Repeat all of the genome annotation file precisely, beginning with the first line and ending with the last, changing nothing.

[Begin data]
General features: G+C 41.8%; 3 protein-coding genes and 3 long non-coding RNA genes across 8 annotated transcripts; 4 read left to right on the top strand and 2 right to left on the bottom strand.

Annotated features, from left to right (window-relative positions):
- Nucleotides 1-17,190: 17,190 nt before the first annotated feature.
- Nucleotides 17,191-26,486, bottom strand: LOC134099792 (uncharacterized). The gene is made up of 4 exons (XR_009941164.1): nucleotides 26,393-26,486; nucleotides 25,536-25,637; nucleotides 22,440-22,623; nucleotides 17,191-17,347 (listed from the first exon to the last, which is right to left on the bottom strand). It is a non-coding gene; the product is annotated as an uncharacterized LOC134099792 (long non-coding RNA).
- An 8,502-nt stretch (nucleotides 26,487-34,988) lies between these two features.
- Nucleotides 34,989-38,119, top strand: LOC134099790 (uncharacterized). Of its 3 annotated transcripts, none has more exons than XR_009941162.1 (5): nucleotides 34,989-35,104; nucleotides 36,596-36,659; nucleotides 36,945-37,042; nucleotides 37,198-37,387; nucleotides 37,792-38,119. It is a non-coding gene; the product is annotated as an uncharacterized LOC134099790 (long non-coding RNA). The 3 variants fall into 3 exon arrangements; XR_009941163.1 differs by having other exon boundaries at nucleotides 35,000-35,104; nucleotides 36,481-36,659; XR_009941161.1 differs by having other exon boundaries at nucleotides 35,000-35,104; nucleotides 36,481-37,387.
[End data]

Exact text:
General features: G+C 41.8%; 3 protein-coding genes and 3 long non-coding RNA genes across 8 annotated transcripts; 4 read left to right on the top strand and 2 right to left on the bottom strand.

Annotated features, from left to right (window-relative positions):
- Nucleotides 1-17,190: 17,190 nt before the first annotated feature.
- Nucleotides 17,191-26,486, bottom strand: LOC134099792 (uncharacterized). The gene is made up of 4 exons (XR_009941164.1): nucleotides 26,393-26,486; nucleotides 25,536-25,637; nucleotides 22,440-22,623; nucleotides 17,191-17,347 (listed from the first exon to the last, which is right to left on the bottom strand). It is a non-coding gene; the product is annotated as an uncharacterized LOC134099792 (long non-coding RNA).
- An 8,502-nt stretch (nucleotides 26,487-34,988) lies between these two features.
- Nucleotides 34,989-38,119, top strand: LOC134099790 (uncharacterized). Of its 3 annotated transcripts, none has more exons than XR_009941162.1 (5): nucleotides 34,989-35,104; nucleotides 36,596-36,659; nucleotides 36,945-37,042; nucleotides 37,198-37,387; nucleotides 37,792-38,119. It is a non-coding gene; the product is annotated as an uncharacterized LOC134099790 (long non-coding RNA). The 3 variants fall into 3 exon arrangements; XR_009941163.1 differs by having other exon boundaries at nucleotides 35,000-35,104; nucleotides 36,481-36,659; XR_009941161.1 differs by having other exon boundaries at nucleotides 35,000-35,104; nucleotides 36,481-37,387.